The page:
In which Air Board chief Mary Nichols performs a dramatic reading of a vintage Jerry Brown speech
As chair of the California Air Resources Board, Mary Nichols is presiding over the nation's first comprehensive cap-and-trade program.
When its nascent cap-and-trade program ramps up later this year, California will be the first state in the nation to reduce greenhouse gases by making a broad spectrum of big polluters buy permits to exceed their allotted emissions.
Other governments, industry and scientists will be watching, but there’s still a lot to sort out. That much has been evident at this week’s carbon market and policy conference in San Francisco, “Navigating the American Carbon World.”
The long and winding road to carbon trading was highlighted by Mary Nichols, chair of the California Air Resources Board, in a little prank she played on the gathering. Obviously reading from a script, she stumbled over words, looked up at the audience, then back down at the page, plodding through her replies to moderator Diane Wittenberg. Continue reading →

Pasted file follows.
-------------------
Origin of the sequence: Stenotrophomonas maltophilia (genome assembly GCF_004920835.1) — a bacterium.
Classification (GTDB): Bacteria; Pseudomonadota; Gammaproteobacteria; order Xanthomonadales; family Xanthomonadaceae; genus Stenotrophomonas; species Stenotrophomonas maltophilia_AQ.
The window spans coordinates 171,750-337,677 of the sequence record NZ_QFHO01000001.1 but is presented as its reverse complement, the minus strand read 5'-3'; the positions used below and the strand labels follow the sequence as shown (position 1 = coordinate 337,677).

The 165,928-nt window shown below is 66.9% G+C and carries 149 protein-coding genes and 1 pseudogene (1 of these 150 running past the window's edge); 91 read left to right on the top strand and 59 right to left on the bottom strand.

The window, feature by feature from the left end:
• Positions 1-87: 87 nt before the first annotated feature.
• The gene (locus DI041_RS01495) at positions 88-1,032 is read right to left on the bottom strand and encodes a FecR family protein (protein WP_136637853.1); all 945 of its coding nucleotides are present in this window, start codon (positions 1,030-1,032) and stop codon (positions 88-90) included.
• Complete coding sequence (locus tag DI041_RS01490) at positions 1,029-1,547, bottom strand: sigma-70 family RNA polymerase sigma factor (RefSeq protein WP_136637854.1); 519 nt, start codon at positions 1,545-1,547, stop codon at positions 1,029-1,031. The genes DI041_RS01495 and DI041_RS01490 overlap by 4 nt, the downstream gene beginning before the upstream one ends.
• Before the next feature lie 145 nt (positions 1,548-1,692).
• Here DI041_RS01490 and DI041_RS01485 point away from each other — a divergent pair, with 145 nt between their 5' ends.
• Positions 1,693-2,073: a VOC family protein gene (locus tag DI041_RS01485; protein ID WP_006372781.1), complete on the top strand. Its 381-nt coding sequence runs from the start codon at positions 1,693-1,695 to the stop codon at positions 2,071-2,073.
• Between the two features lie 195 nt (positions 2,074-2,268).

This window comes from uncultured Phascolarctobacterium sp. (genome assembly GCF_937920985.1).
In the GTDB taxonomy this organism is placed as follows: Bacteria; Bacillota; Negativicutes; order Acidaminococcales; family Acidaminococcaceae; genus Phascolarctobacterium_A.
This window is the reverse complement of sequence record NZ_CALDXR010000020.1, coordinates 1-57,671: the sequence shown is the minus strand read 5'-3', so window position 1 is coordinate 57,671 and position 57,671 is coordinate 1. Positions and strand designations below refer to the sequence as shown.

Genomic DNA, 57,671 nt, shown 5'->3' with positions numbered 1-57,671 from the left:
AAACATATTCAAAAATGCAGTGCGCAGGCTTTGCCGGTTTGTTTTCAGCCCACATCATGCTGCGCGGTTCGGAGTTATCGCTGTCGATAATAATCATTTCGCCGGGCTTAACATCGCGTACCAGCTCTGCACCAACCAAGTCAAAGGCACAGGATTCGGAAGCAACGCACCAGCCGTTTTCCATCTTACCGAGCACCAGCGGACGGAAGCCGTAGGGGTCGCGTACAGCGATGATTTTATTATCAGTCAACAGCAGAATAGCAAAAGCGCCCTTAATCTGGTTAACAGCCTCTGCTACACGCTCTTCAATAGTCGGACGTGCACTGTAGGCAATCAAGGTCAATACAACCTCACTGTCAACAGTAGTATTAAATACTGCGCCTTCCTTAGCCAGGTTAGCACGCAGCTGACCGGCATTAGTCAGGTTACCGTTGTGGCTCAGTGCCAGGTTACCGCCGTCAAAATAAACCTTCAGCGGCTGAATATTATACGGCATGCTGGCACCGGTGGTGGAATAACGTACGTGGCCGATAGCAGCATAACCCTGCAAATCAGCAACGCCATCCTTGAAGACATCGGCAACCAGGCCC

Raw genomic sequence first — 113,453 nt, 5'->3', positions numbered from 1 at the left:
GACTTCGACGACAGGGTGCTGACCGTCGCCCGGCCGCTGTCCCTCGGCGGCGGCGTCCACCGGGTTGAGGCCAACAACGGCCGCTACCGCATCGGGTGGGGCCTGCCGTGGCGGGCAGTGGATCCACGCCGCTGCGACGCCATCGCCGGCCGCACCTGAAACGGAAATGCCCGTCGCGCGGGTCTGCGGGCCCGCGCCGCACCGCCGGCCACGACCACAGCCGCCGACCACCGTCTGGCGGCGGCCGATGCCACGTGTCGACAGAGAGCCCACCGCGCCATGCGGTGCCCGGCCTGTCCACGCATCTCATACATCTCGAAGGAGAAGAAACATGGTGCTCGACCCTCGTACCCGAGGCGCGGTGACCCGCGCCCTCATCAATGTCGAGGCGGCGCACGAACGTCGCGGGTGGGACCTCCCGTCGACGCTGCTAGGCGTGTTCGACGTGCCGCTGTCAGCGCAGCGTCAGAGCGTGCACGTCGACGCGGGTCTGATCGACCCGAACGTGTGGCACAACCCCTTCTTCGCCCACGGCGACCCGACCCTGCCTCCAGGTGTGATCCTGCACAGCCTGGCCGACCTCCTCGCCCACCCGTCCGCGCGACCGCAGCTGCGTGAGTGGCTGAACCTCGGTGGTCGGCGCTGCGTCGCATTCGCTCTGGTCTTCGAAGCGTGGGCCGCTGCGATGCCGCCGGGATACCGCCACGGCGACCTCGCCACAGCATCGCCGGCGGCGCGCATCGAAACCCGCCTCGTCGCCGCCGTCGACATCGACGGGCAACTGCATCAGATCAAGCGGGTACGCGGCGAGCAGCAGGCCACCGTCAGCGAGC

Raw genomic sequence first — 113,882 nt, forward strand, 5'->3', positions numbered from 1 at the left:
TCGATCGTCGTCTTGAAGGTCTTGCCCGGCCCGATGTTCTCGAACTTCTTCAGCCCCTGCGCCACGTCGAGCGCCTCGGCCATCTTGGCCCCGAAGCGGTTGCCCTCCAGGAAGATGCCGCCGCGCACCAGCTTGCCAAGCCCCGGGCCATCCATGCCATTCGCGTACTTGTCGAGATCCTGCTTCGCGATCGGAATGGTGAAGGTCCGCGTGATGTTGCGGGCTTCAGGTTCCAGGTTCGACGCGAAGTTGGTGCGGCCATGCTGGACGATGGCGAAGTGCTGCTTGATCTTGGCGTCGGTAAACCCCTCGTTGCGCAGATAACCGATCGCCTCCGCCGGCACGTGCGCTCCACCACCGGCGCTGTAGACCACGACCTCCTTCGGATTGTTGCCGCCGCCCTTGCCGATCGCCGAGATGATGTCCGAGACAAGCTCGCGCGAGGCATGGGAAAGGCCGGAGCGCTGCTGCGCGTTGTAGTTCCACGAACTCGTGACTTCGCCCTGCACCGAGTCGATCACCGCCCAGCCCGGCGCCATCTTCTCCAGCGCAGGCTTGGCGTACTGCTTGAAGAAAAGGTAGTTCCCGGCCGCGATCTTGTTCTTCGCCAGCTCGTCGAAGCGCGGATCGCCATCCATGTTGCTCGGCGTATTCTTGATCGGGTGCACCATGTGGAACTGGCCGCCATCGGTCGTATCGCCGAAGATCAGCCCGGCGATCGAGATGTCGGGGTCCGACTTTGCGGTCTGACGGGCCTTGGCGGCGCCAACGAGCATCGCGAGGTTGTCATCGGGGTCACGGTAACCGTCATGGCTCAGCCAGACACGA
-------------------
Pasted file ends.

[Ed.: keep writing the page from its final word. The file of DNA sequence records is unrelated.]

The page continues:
That babbling brook out back has been holding out on you
A satellite view of the Mississippi River shows a mosaic of riverbank land-use patterns.
Rivers and streams in the United States are releasing a lot more CO2 into the atmosphere than scientists previously thought, according to a new study by scientists at Yale. In fact, American waterways are discharging the gas into the atmosphere at a rate of 100 million metric tons per year, an amount equal to a car burning 40 billion gallons of gas, researchers say.
The study, conducted by David Butman and Peter Raymond of the Yale School of Forestry and Environmental Studies, looked at water chemistry data from more than 4,000 rivers and streams. The authors say identifying this significant source of CO2 could change the way scientists model the movement of carbon through ecosystems and the atmosphere.
“These rivers breathe a lot of carbon,” said Butman in a press release from the National Science Foundation, one of the study’s funders. “They are a source of carbon dioxide, just like we breathe out carbon dioxide and like smokestacks emit carbon dioxide.”
Lauren Sommer’s two-part radio series on carbon capture in California airs this week on The California Report. You can also view her slide show at the end of this post.
The idea seems simple enough: In order to get energy, we burn carbon. In most cases, that carbon comes out of the ground in the form of natural gas or coal. So instead of releasing the resulting carbon dioxide emissions into the atmosphere, why not put it back into the ground?